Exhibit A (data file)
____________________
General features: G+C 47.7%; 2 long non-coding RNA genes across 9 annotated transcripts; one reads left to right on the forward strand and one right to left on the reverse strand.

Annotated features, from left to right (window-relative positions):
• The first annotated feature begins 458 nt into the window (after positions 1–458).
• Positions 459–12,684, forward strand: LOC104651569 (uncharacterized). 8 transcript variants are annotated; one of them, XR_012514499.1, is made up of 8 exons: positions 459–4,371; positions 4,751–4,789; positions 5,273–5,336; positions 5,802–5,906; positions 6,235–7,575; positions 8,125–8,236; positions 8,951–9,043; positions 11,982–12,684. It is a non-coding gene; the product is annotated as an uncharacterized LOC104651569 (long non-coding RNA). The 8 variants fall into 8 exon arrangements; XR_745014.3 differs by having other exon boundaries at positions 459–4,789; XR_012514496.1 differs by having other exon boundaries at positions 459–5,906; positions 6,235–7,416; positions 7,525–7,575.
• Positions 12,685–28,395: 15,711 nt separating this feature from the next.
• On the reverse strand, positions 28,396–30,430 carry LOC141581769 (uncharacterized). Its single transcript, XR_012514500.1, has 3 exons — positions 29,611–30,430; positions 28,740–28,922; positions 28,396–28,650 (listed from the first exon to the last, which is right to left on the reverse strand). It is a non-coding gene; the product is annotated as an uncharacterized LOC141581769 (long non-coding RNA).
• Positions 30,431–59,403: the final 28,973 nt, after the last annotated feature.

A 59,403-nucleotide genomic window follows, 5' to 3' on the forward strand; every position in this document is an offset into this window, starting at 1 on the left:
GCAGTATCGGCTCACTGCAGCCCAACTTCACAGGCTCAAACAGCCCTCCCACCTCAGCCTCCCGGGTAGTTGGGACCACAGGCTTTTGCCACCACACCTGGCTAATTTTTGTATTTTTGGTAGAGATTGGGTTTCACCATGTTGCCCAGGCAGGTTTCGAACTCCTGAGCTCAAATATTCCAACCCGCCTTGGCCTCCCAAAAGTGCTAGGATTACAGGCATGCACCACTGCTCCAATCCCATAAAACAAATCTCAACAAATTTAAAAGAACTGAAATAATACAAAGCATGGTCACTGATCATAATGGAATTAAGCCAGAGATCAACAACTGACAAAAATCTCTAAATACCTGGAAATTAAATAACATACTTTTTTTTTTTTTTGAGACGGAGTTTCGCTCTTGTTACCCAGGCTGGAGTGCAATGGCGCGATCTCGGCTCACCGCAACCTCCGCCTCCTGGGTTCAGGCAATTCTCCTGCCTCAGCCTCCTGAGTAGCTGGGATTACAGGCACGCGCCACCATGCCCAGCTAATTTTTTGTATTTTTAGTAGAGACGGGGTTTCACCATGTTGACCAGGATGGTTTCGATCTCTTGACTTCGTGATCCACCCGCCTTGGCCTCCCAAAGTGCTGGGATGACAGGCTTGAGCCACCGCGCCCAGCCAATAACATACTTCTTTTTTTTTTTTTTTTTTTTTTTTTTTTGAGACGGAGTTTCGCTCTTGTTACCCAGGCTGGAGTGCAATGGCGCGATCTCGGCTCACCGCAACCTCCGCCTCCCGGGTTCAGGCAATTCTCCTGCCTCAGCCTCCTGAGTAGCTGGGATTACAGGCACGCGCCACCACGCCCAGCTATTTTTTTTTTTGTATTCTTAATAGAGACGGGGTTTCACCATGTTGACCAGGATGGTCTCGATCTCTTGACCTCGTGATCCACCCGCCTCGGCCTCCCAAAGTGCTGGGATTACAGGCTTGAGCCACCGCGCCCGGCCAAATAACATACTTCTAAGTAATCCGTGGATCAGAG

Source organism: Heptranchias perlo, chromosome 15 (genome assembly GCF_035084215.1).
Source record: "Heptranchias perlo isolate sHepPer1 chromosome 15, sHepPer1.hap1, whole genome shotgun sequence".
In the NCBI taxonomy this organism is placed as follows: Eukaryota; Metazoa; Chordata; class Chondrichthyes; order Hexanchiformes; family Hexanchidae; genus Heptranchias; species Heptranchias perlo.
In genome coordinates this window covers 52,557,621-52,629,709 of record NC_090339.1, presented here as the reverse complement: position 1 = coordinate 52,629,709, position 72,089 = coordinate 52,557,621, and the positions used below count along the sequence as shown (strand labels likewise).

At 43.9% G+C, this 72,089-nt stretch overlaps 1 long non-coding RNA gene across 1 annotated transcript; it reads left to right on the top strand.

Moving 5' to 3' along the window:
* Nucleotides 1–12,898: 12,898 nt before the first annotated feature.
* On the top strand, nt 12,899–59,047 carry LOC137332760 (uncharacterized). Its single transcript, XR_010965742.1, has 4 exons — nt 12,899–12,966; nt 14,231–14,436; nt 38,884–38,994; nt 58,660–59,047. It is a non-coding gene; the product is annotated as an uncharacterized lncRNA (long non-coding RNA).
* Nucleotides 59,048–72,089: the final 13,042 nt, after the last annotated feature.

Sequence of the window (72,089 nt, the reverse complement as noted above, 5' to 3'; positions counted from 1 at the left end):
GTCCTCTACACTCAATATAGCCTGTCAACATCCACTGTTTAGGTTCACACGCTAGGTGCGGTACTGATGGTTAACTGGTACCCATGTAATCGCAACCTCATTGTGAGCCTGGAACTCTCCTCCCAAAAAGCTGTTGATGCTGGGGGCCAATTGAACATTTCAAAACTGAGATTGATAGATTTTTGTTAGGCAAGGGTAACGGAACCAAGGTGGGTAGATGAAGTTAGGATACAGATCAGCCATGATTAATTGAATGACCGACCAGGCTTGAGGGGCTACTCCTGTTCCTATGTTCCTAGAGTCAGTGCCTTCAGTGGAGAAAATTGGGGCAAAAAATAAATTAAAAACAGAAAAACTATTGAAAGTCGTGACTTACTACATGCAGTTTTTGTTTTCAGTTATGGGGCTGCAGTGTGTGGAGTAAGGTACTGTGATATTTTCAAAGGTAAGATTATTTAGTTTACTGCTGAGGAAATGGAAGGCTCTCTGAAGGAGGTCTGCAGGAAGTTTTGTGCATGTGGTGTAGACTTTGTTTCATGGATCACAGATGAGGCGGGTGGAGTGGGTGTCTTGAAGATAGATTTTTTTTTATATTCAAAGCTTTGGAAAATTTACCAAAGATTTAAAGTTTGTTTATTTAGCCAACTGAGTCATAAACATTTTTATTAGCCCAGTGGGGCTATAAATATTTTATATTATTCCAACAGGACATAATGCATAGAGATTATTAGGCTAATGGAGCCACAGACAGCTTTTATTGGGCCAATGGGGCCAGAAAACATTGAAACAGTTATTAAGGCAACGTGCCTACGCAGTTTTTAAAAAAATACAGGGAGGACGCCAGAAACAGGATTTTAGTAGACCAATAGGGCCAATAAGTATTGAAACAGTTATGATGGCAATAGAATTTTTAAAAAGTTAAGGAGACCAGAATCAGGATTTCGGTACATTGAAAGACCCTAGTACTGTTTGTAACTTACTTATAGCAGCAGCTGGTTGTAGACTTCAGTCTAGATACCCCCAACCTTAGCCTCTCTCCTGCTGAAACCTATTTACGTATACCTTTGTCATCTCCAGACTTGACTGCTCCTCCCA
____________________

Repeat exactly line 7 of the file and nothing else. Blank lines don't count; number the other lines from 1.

• Positions 30,431–59,403: the final 28,973 nt, after the last annotated feature.